If you have al lot of money to spend you could probably improve quality a bit with a Leica MP and aspheric Leitz glass. But it would be much less expensive to invest in a Fuji MF rangefinder.

    You make your own choice. Others can do as they like. I subscribe to what has already been stated, "horses for courses" and don't give a flap about format ideology.

    Sandy King

    Quote Originally Posted by rob champagne View Post
    It never ceases to amaze me that even though you say specifically that you don't want medium format or bigger, that some people just can't help theselves and tell you medium format is better. The really funny thing is that large format is way better than medium format, if you are good enough to extract what it's capable of (many aren't), and yet those same people try and tell you that medium format is as good as large format. Of course if they are going to adopt that mentality, then you would expect them to also think that 35mm is as good as medium format, but they don't.

  4. #44
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    Quote Originally Posted by rob champagne View Post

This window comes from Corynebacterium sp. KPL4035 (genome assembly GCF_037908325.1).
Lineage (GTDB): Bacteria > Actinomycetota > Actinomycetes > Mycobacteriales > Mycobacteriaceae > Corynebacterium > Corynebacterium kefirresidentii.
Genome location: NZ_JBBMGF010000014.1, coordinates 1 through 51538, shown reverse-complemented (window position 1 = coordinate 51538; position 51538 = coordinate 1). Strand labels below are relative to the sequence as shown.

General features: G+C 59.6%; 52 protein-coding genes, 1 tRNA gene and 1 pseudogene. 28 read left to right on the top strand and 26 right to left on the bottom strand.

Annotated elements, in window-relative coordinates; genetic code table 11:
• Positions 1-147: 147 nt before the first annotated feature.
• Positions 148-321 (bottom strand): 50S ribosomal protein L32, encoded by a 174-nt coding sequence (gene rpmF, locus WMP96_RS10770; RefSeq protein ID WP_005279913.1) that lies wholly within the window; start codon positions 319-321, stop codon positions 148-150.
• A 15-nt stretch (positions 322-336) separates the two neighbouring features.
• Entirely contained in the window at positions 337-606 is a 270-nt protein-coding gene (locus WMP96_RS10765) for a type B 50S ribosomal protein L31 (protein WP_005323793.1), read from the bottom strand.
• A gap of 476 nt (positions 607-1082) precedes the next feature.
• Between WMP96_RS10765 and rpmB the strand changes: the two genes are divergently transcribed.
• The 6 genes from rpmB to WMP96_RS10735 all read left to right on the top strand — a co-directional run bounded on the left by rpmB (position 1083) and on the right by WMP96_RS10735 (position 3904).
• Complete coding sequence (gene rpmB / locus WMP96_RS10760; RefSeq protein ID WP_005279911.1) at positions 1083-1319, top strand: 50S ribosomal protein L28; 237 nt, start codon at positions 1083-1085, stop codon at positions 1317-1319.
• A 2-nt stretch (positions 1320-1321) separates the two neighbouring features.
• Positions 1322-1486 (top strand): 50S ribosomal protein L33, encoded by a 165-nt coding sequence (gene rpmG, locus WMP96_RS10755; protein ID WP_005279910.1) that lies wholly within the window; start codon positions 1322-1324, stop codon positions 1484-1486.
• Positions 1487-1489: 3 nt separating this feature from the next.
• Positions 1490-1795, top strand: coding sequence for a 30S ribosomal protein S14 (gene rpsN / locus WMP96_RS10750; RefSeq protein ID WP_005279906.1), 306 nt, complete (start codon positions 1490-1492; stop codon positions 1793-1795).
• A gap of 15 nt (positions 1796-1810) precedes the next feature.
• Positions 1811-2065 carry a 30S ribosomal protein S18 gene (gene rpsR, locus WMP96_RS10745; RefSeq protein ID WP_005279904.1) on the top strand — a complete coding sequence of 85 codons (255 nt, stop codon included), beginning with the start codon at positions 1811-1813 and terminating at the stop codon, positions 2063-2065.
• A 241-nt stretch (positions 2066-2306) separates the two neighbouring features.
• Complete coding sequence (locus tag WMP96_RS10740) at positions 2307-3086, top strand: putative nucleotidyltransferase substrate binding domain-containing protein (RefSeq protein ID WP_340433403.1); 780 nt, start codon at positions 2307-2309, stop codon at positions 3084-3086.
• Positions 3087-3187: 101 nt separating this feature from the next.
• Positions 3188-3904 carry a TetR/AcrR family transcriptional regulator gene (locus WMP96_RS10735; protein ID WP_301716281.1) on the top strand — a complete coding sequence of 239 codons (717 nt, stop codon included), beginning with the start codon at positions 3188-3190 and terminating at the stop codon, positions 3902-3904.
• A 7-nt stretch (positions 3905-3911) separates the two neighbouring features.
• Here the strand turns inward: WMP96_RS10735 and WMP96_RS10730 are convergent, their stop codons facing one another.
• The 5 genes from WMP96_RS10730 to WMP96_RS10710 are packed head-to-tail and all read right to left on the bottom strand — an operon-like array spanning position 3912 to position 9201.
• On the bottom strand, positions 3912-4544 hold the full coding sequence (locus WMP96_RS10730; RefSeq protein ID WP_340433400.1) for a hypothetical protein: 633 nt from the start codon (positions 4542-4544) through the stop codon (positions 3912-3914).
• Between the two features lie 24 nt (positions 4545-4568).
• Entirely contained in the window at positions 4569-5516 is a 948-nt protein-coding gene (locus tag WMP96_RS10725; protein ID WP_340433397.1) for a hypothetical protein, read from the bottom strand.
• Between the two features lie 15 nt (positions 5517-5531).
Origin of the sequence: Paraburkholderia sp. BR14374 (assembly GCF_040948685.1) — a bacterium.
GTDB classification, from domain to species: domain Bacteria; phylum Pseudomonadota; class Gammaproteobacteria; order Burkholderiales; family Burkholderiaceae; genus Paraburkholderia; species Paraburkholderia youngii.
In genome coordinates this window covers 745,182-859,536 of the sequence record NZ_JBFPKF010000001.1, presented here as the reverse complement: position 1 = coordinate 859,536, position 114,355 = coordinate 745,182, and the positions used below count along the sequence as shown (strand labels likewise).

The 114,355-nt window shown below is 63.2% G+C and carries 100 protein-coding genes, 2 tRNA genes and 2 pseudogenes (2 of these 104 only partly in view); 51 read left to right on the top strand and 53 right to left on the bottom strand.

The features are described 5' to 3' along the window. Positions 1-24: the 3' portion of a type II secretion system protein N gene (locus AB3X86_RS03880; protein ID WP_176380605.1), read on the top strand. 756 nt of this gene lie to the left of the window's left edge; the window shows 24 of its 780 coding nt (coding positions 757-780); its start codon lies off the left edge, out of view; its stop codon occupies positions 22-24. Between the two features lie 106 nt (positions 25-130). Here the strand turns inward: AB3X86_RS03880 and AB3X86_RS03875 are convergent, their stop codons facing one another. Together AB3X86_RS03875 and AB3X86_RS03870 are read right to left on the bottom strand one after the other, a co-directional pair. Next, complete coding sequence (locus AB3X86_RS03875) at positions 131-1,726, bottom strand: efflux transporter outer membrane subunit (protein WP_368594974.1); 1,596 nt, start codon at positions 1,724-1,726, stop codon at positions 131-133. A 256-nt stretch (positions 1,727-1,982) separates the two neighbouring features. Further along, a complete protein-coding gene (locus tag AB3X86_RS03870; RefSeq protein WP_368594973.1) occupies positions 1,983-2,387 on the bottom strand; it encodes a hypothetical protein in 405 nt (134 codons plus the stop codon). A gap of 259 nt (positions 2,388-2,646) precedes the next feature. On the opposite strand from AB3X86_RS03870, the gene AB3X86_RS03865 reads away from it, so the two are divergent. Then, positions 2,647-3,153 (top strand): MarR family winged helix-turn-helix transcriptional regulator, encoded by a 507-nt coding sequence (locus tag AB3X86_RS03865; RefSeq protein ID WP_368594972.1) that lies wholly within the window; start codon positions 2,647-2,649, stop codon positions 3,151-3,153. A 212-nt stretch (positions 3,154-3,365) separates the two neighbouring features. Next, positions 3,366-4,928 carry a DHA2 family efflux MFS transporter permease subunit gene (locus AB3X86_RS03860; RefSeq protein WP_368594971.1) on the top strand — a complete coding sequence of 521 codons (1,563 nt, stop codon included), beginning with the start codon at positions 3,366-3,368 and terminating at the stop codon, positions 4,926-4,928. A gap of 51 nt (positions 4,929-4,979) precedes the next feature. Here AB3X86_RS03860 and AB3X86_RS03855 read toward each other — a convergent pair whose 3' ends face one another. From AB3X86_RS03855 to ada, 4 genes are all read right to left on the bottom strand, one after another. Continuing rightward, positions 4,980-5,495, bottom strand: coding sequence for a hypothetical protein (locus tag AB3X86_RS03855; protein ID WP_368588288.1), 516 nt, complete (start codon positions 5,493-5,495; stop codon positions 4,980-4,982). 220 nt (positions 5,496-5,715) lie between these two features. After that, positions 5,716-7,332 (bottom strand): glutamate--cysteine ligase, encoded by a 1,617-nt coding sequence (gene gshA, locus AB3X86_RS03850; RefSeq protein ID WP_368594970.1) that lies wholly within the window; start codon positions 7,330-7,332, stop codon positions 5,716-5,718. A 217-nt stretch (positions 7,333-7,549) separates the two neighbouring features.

I do know of someone who uses a Leica for landscape work and I may well go and see some of his work this week.
    I'd submit that even that may not give you the definitively conclusive information you're asking for. Perhaps you could arrange to shoot a couple of rolls of film using your methods, development, printing technique, enlarger, etc, but with the Leica RF glass. You don't say if you know this photographer personally, if you might be in a position to use his/her Leica RFs for a bit, or if you'll be looking at an exhibit, or at prints with the photographer present. Let us know what you find, or if parameters other than sharpness come into play in the comparison and any personal preference you find.

    Lee

  5. #45

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    Rob,
    Your question is straight forward, I think. The Parameters also(35mm no MF)
    The suggestions to go large just muddy the waters & waste space.
    Contax vs Leica/Zeiss. You 're NEVER going to see the difference in the results. So the question becomes RF or SLR? You already use the SLR so do you feel as though you're missing something?